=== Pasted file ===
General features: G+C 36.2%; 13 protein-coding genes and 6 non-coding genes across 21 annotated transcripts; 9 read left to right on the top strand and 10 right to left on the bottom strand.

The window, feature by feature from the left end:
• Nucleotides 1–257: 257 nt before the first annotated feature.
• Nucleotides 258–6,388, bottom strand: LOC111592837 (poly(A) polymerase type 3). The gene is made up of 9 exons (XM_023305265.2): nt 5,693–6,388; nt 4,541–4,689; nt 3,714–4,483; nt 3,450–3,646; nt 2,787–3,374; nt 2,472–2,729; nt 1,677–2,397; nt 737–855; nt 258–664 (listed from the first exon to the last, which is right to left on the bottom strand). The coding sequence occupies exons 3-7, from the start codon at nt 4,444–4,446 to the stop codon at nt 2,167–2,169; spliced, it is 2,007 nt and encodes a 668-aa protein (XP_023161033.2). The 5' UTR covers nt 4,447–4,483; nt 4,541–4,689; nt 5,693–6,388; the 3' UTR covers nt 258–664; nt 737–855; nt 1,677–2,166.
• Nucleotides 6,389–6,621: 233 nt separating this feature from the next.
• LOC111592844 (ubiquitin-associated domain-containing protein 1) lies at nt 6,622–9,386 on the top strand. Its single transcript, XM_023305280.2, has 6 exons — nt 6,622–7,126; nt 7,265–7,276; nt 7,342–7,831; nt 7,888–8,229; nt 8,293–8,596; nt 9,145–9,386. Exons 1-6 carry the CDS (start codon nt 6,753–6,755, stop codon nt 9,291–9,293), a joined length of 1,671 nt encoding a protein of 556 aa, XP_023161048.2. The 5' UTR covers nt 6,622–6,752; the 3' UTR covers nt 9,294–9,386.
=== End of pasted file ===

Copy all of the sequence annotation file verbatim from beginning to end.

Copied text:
General features: G+C 36.2%; 13 protein-coding genes and 6 non-coding genes across 21 annotated transcripts; 9 read left to right on the top strand and 10 right to left on the bottom strand.

The window, feature by feature from the left end:
• Nucleotides 1–257: 257 nt before the first annotated feature.
• Nucleotides 258–6,388, bottom strand: LOC111592837 (poly(A) polymerase type 3). The gene is made up of 9 exons (XM_023305265.2): nt 5,693–6,388; nt 4,541–4,689; nt 3,714–4,483; nt 3,450–3,646; nt 2,787–3,374; nt 2,472–2,729; nt 1,677–2,397; nt 737–855; nt 258–664 (listed from the first exon to the last, which is right to left on the bottom strand). The coding sequence occupies exons 3-7, from the start codon at nt 4,444–4,446 to the stop codon at nt 2,167–2,169; spliced, it is 2,007 nt and encodes a 668-aa protein (XP_023161033.2). The 5' UTR covers nt 4,447–4,483; nt 4,541–4,689; nt 5,693–6,388; the 3' UTR covers nt 258–664; nt 737–855; nt 1,677–2,166.
• Nucleotides 6,389–6,621: 233 nt separating this feature from the next.
• LOC111592844 (ubiquitin-associated domain-containing protein 1) lies at nt 6,622–9,386 on the top strand. Its single transcript, XM_023305280.2, has 6 exons — nt 6,622–7,126; nt 7,265–7,276; nt 7,342–7,831; nt 7,888–8,229; nt 8,293–8,596; nt 9,145–9,386. Exons 1-6 carry the CDS (start codon nt 6,753–6,755, stop codon nt 9,291–9,293), a joined length of 1,671 nt encoding a protein of 556 aa, XP_023161048.2. The 5' UTR covers nt 6,622–6,752; the 3' UTR covers nt 9,294–9,386.